If you think only published opinions can be scrutinized by the U.S. Supreme Court, you will find this opinion by Justice Ginsburg of interest. The underlying Fourth Circuit Court of Appeals opinion is unpublished but can be found in the Federal Appendix, 174 F. App’x 798. Here, Justice Ginsburg overturns the court below and clears up confusion over sentencing guidelines for crack cocaine and other drugs. Tom Michener, graduating in May, wrote the summary of this case.
You can listen to Justice Ginsburg announce the majority opinion (check out the majority opinion jabot she wears in the law library lobby display) here: https://apps.oyez.org/player/#/roberts2/opinion_announcement_audio/22651.
Kimbrough v. United States, 552 U.S. 85 (2007)
In 1986, during the Reagan administration’s anti-drug initiative, Congress enacted a federal sentencing policy of punishing crimes involving crack cocaine at a 100-to-1 ratio compared to crimes involving powder cocaine. Using that ratio, the U.S. Sentencing Guidelines prescribed the same sentence for a defendant convicted of dealing 500 grams of powder cocaine as they did for a defendant convicted of dealing only five grams of crack cocaine.
In 2004, Defendant Derrick Kimbrough pleaded guilty to various crack and powder cocaine possession offenses. Under the relevant statutes, Kimbrough was subject to 15 years to life in prison. To determine the appropriate sentence within that range, the district court judge used the Guidelines, a formulaic system to determine a sentence in all federal crimes. The Guidelines dictated a range of 19 to 22.5 years in prison due, in part, to the 100-1 ratio.
The judge, however, determined that a sentence in that range would have been “greater than necessary” to accomplish the purposes of sentencing as set out in the sentencing guidelines. The judge also noted that the case exemplified the “disproportionate and unjust effect that crack cocaine guidelines have in sentencing” and sentenced Kimbrough to 15 years, the minimum. In 2006, the Court of Appeals for the Fourth Circuit reversed, citing circuit precedent which stated that “a sentence that is outside the guidelines range is per se unreasonable when it is based on a disagreement with the sentencing disparity for crack and powder cocaine offenses.” United States v. Kimbrough, 174 F. App’x 798, 799 (4th Cir. 2006) (citing United States v. Eura, 440 F.3d 625 (4th Cir.2006)).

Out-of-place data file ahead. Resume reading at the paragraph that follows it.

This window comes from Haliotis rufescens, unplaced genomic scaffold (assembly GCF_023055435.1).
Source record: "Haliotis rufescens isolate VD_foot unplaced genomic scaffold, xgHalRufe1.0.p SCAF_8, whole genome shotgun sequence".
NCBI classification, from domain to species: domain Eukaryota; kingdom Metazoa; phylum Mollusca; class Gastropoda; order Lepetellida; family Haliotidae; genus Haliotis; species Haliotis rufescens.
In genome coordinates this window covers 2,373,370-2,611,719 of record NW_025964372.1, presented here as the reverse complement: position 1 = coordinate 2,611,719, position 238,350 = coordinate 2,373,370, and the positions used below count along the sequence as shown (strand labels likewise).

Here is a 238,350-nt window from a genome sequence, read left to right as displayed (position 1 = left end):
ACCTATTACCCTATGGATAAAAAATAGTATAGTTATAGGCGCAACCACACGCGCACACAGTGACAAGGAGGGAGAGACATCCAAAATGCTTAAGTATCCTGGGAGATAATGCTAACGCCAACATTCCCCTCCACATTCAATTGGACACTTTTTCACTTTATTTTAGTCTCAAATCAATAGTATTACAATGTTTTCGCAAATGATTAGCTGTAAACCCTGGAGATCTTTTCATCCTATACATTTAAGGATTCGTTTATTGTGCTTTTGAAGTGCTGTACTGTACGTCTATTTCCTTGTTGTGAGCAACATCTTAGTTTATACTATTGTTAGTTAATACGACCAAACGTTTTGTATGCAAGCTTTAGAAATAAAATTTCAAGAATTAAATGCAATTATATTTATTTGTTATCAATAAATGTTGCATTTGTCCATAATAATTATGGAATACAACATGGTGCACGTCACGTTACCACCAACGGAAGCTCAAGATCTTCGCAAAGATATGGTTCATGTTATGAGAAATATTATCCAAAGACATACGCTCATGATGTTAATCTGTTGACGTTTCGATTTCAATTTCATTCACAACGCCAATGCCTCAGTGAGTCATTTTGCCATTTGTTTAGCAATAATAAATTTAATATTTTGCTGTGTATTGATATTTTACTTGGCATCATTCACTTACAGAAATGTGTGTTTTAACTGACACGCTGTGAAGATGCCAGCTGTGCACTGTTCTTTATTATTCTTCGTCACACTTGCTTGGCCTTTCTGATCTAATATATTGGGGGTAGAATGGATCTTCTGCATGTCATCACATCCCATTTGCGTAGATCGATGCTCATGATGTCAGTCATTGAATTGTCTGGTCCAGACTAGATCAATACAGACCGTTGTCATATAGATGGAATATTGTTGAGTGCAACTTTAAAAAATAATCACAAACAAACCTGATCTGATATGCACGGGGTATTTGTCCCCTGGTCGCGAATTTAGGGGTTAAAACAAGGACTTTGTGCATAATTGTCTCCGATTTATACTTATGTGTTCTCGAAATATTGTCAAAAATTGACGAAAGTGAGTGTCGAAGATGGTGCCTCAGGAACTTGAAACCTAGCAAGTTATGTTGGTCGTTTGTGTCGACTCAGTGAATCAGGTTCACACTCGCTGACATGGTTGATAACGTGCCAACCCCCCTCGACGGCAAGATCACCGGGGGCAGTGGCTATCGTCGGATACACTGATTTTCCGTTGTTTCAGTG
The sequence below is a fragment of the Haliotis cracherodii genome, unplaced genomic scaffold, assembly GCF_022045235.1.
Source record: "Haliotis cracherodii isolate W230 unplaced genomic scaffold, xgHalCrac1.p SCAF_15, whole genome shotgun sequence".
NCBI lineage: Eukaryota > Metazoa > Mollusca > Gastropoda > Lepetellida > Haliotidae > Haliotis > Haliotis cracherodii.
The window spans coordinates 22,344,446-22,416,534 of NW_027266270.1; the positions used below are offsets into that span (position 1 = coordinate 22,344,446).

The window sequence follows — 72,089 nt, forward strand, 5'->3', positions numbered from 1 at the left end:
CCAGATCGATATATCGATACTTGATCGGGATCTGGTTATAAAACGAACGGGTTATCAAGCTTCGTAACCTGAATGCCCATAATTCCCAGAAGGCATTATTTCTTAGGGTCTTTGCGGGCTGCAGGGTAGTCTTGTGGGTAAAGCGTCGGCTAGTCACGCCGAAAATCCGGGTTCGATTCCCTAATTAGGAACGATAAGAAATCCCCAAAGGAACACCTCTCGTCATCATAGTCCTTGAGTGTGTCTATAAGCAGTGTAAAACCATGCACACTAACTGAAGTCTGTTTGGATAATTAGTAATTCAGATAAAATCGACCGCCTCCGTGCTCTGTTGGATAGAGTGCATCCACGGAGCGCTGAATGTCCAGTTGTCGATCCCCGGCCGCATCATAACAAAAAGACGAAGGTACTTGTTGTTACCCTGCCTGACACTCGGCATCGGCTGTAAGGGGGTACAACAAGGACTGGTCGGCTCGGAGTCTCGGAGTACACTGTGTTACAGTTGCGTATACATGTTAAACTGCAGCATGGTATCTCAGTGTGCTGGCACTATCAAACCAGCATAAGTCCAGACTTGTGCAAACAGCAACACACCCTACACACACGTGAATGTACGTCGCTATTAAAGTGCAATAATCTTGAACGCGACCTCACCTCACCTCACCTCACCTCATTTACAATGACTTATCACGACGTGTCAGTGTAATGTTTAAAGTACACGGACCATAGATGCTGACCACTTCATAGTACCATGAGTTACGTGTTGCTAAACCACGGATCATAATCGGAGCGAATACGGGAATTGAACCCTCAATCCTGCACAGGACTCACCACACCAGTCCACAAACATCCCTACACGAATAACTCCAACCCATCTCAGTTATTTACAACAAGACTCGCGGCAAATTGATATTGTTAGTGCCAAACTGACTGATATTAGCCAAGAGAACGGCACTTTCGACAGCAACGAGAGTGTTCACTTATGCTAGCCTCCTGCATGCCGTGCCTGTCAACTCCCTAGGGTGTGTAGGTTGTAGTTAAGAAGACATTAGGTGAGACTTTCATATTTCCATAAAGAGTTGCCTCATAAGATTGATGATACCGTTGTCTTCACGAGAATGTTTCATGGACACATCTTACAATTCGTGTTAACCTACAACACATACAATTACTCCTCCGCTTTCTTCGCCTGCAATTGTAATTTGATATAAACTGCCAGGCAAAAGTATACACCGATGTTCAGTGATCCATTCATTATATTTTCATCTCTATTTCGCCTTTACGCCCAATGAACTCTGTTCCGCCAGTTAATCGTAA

As enacted, the Guidelines were mandatory. In 2005, about three years before Kimbrough and a year before the Court of Appeals’ decision in the case, however, the Court decided United States v. Booker, 543 U.S. 220 (2005). Booker excised the provision of the Guidelines requiring sentencing courts to impose a sentence within the applicable Guidelines range and rendered the Guidelines “effectively advisory.” There remained some ambiguity as to whether the crack/powder disparity adopted in the Guidelines had been rendered advisory by Booker, ambiguity that created disagreement between various courts of appeals. The ambiguity was cleared up by Justice Ruth Bader-Ginsburg’s majority opinion in Kimbrough.
After reviewing the Government’s various arguments, Justice Ginsburg wrote that none of the arguments “persuades us to hold the crack/powder ratio untouchable by sentencing courts.” She observed that the sentencing judge properly calculated the sentence under the Guidelines and that the judge took note of the criticism by the U.S. Sentencing Commission of the 100-to-1 ratio. She also observed that the judge did not purport to establish a ratio of his own. Rather, the district court “appropriately framed its final determination in line with [a Guideline provision’s] overarching instruction to ‘impose a sentence sufficient, but not greater than necessary,’ to accomplish the sentencing goals . . . .”
Thus, the sentence was reasonable, the sentencing judge did not abuse his discretion, and the opinion of the Court of Appeals was reversed.